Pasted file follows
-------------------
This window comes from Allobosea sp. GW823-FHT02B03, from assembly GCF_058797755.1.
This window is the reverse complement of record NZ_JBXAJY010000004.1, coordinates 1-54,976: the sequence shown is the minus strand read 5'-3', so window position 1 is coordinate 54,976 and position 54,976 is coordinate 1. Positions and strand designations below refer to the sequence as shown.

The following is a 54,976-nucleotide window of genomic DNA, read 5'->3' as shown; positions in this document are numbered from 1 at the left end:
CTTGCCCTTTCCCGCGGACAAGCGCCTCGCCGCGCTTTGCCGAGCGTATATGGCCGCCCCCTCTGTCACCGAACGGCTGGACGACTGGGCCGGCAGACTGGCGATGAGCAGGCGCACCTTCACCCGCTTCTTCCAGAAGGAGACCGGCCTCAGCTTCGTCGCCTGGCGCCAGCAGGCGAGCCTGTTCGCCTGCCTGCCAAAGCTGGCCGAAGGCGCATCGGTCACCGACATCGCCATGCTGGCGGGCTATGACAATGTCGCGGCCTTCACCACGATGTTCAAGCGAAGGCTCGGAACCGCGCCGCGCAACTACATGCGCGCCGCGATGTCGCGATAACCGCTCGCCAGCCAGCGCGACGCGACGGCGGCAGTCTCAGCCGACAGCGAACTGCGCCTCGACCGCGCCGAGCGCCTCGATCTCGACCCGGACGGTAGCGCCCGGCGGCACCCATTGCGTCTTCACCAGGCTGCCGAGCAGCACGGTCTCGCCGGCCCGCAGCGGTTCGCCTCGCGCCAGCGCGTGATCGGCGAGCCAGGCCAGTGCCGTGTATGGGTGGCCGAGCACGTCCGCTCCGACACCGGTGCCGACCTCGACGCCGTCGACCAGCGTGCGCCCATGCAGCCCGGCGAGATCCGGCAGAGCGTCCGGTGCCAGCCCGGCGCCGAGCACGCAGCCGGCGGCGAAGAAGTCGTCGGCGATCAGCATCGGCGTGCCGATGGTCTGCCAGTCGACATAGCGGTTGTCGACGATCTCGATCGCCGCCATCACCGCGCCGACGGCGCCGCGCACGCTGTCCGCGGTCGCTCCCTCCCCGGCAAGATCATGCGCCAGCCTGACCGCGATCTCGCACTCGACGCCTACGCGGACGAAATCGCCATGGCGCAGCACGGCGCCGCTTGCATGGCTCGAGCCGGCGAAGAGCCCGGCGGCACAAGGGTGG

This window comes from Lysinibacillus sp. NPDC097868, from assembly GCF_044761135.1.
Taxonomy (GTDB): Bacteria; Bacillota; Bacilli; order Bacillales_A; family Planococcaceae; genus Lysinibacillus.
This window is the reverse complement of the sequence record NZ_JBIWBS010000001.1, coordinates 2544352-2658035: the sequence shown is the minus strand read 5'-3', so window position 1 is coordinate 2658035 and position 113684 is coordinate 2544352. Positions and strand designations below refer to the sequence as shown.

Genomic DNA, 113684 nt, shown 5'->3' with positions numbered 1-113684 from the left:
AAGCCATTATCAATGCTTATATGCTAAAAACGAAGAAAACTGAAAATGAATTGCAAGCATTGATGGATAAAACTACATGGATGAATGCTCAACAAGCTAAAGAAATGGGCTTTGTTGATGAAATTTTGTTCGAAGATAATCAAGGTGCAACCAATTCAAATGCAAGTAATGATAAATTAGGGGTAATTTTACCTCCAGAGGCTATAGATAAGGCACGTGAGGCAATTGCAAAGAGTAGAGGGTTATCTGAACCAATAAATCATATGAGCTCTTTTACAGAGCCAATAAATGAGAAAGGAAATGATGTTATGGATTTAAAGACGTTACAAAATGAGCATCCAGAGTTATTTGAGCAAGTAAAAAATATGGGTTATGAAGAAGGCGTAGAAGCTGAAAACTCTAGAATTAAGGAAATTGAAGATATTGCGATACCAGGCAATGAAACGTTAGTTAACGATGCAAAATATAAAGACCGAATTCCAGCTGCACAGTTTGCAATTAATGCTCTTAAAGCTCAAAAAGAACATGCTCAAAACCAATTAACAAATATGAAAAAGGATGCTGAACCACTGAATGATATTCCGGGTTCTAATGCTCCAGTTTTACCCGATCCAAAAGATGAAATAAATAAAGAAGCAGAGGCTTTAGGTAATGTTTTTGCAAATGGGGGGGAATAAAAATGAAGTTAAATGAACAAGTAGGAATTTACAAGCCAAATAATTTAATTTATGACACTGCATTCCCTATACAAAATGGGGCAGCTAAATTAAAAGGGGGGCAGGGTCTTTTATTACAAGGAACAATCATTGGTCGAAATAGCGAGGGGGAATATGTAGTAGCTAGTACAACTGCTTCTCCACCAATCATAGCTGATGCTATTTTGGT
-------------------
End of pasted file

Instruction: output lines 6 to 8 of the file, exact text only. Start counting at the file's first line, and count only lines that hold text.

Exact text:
Taxonomy (GTDB): Bacteria; Bacillota; Bacilli; order Bacillales_A; family Planococcaceae; genus Lysinibacillus.
This window is the reverse complement of the sequence record NZ_JBIWBS010000001.1, coordinates 2544352-2658035: the sequence shown is the minus strand read 5'-3', so window position 1 is coordinate 2658035 and position 113684 is coordinate 2544352. Positions and strand designations below refer to the sequence as shown.

Genomic DNA, 113684 nt, shown 5'->3' with positions numbered 1-113684 from the left: